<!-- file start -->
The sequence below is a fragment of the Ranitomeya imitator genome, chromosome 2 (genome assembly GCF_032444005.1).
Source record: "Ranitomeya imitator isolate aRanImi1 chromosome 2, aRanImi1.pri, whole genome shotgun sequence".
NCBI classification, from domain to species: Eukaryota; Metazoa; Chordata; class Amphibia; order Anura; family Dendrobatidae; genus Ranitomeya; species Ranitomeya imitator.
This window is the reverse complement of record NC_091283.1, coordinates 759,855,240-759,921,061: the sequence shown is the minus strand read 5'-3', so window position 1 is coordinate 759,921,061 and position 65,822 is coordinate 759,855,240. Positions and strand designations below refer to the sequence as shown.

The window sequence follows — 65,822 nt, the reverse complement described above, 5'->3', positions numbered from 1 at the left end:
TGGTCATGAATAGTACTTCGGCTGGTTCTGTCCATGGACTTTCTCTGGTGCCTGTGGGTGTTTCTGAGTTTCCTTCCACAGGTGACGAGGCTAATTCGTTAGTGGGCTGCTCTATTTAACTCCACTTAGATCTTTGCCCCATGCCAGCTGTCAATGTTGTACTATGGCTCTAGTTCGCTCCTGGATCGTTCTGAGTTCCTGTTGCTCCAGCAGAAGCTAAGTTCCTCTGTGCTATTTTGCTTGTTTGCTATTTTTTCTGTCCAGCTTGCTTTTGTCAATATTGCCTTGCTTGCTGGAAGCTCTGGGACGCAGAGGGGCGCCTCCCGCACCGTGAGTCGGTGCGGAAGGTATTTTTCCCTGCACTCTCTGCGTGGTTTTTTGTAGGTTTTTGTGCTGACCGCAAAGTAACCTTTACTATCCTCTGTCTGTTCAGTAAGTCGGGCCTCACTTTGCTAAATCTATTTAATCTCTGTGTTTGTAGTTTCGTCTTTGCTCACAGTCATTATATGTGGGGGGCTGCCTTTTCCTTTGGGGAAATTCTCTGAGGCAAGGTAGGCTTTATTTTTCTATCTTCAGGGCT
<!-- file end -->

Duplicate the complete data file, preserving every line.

The sequence below is a fragment of the Ranitomeya imitator genome, chromosome 2 (genome assembly GCF_032444005.1).
Source record: "Ranitomeya imitator isolate aRanImi1 chromosome 2, aRanImi1.pri, whole genome shotgun sequence".
NCBI classification, from domain to species: Eukaryota; Metazoa; Chordata; class Amphibia; order Anura; family Dendrobatidae; genus Ranitomeya; species Ranitomeya imitator.
This window is the reverse complement of record NC_091283.1, coordinates 759,855,240-759,921,061: the sequence shown is the minus strand read 5'-3', so window position 1 is coordinate 759,921,061 and position 65,822 is coordinate 759,855,240. Positions and strand designations below refer to the sequence as shown.

The window sequence follows — 65,822 nt, the reverse complement described above, 5'->3', positions numbered from 1 at the left end:
TGGTCATGAATAGTACTTCGGCTGGTTCTGTCCATGGACTTTCTCTGGTGCCTGTGGGTGTTTCTGAGTTTCCTTCCACAGGTGACGAGGCTAATTCGTTAGTGGGCTGCTCTATTTAACTCCACTTAGATCTTTGCCCCATGCCAGCTGTCAATGTTGTACTATGGCTCTAGTTCGCTCCTGGATCGTTCTGAGTTCCTGTTGCTCCAGCAGAAGCTAAGTTCCTCTGTGCTATTTTGCTTGTTTGCTATTTTTTCTGTCCAGCTTGCTTTTGTCAATATTGCCTTGCTTGCTGGAAGCTCTGGGACGCAGAGGGGCGCCTCCCGCACCGTGAGTCGGTGCGGAAGGTATTTTTCCCTGCACTCTCTGCGTGGTTTTTTGTAGGTTTTTGTGCTGACCGCAAAGTAACCTTTACTATCCTCTGTCTGTTCAGTAAGTCGGGCCTCACTTTGCTAAATCTATTTAATCTCTGTGTTTGTAGTTTCGTCTTTGCTCACAGTCATTATATGTGGGGGGCTGCCTTTTCCTTTGGGGAAATTCTCTGAGGCAAGGTAGGCTTTATTTTTCTATCTTCAGGGCT